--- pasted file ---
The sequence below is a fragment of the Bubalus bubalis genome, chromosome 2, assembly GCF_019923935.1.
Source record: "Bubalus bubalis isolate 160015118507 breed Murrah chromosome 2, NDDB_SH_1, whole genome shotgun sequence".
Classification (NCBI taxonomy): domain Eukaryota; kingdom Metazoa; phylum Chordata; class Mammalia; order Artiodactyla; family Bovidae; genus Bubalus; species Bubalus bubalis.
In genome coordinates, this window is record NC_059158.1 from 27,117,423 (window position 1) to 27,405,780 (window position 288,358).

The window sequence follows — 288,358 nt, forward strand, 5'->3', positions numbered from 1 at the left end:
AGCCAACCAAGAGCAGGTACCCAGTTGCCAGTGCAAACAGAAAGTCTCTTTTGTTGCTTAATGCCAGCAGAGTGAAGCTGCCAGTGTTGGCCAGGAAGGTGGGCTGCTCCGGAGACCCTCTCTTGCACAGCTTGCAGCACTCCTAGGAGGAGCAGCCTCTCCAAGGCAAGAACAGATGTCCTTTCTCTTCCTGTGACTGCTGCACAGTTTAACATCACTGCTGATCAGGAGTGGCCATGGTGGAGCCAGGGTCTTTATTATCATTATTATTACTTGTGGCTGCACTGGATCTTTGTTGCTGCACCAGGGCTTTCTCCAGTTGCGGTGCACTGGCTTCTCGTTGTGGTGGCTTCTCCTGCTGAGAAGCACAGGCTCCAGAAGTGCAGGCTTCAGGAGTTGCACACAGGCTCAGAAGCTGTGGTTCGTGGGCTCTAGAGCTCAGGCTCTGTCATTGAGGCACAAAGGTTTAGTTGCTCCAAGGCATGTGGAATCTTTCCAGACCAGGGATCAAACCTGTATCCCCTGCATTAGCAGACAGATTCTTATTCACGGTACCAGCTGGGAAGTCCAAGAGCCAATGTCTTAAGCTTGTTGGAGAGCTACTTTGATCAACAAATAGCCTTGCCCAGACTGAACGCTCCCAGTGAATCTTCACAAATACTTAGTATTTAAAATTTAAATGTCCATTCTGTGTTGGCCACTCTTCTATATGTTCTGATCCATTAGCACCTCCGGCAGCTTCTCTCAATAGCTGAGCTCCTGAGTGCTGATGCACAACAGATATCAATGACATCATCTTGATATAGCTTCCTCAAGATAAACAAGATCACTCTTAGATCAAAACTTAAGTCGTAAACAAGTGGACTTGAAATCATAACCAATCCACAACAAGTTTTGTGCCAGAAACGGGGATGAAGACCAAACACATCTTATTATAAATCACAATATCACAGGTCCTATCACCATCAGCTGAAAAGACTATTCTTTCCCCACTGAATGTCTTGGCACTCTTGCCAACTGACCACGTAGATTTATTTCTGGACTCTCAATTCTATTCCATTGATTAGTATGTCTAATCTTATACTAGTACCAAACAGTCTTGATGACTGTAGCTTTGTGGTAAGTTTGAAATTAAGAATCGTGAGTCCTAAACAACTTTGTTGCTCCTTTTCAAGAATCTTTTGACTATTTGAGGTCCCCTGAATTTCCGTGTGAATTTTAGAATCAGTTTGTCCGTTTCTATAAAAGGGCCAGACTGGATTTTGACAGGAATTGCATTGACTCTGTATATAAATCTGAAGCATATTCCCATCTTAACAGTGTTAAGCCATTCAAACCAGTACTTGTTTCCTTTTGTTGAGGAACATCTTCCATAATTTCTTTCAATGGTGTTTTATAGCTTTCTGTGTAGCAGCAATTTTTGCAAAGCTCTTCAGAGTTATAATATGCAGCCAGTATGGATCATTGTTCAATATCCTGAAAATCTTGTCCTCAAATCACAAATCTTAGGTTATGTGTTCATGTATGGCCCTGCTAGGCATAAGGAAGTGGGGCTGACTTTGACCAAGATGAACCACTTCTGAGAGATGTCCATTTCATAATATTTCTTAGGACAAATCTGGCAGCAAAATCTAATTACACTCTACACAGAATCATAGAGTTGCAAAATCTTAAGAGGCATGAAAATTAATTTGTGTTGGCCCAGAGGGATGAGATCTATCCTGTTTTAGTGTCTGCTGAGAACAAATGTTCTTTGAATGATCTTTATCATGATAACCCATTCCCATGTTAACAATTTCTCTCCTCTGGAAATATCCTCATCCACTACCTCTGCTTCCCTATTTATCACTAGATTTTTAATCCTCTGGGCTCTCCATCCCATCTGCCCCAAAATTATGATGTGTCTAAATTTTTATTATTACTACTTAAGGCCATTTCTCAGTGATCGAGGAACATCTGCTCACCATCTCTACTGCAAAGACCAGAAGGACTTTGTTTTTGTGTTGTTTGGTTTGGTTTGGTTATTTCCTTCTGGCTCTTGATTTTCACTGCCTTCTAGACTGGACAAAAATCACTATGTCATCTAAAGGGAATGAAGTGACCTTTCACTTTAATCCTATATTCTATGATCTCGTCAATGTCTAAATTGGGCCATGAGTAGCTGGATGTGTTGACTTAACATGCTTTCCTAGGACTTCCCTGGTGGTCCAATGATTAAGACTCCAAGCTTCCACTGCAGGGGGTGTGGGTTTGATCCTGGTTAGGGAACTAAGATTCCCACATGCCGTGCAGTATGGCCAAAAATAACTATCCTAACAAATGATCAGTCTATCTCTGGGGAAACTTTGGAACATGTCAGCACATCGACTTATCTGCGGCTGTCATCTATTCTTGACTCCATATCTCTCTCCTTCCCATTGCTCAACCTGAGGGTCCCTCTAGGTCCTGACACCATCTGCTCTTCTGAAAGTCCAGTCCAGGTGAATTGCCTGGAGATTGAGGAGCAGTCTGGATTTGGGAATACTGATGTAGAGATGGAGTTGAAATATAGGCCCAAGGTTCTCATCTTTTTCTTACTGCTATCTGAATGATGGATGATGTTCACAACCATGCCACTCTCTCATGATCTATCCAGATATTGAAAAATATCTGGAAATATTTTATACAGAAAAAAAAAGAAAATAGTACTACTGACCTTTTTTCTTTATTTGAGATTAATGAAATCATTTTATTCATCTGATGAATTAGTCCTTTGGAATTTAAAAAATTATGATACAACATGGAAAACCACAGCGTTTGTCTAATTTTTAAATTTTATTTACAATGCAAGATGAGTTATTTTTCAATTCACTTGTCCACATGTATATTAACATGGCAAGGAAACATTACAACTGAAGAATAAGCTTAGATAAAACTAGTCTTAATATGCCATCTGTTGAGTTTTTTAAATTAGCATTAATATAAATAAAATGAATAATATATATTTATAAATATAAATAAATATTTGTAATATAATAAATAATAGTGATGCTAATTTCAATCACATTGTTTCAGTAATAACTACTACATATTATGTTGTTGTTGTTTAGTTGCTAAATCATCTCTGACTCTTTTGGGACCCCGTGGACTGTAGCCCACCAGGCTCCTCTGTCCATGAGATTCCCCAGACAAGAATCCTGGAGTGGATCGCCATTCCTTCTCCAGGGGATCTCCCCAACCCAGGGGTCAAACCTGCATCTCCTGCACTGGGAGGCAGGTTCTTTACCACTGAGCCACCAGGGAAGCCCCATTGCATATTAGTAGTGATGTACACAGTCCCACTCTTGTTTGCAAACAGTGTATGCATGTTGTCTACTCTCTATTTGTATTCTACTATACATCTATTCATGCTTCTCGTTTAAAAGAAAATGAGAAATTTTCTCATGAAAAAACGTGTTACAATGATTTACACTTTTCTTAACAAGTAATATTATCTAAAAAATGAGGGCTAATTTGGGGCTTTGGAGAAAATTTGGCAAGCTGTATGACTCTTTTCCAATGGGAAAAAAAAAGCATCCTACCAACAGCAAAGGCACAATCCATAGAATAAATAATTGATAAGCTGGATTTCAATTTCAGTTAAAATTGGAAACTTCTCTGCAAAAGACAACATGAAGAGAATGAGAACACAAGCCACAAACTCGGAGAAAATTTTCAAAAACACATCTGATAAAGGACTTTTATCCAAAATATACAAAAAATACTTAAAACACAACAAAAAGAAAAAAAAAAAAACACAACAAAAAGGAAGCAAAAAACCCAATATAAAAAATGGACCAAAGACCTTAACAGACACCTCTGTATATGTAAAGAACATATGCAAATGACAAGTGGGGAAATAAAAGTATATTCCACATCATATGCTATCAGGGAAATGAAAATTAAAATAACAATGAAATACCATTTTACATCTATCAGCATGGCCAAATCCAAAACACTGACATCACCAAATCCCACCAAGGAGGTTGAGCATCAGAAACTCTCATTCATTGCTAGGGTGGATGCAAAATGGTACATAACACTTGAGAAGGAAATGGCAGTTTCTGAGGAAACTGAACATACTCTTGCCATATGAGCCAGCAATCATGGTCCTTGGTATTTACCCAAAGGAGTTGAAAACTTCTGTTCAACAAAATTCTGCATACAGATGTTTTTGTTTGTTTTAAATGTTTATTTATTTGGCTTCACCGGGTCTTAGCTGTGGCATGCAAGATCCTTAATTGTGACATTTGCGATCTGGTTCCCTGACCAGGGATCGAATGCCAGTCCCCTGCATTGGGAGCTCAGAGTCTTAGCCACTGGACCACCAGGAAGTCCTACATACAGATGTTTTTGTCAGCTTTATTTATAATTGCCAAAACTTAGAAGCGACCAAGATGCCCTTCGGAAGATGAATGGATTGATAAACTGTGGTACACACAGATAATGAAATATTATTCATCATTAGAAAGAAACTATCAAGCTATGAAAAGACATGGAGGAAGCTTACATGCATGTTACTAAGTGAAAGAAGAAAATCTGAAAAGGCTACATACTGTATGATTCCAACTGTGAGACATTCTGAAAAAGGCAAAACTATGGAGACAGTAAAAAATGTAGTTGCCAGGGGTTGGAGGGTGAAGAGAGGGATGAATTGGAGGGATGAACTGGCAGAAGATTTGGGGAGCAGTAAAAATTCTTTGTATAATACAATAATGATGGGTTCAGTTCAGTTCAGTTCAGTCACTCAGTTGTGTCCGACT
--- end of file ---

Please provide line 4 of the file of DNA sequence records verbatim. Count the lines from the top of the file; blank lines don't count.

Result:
In genome coordinates, this window is record NC_059158.1 from 27,117,423 (window position 1) to 27,405,780 (window position 288,358).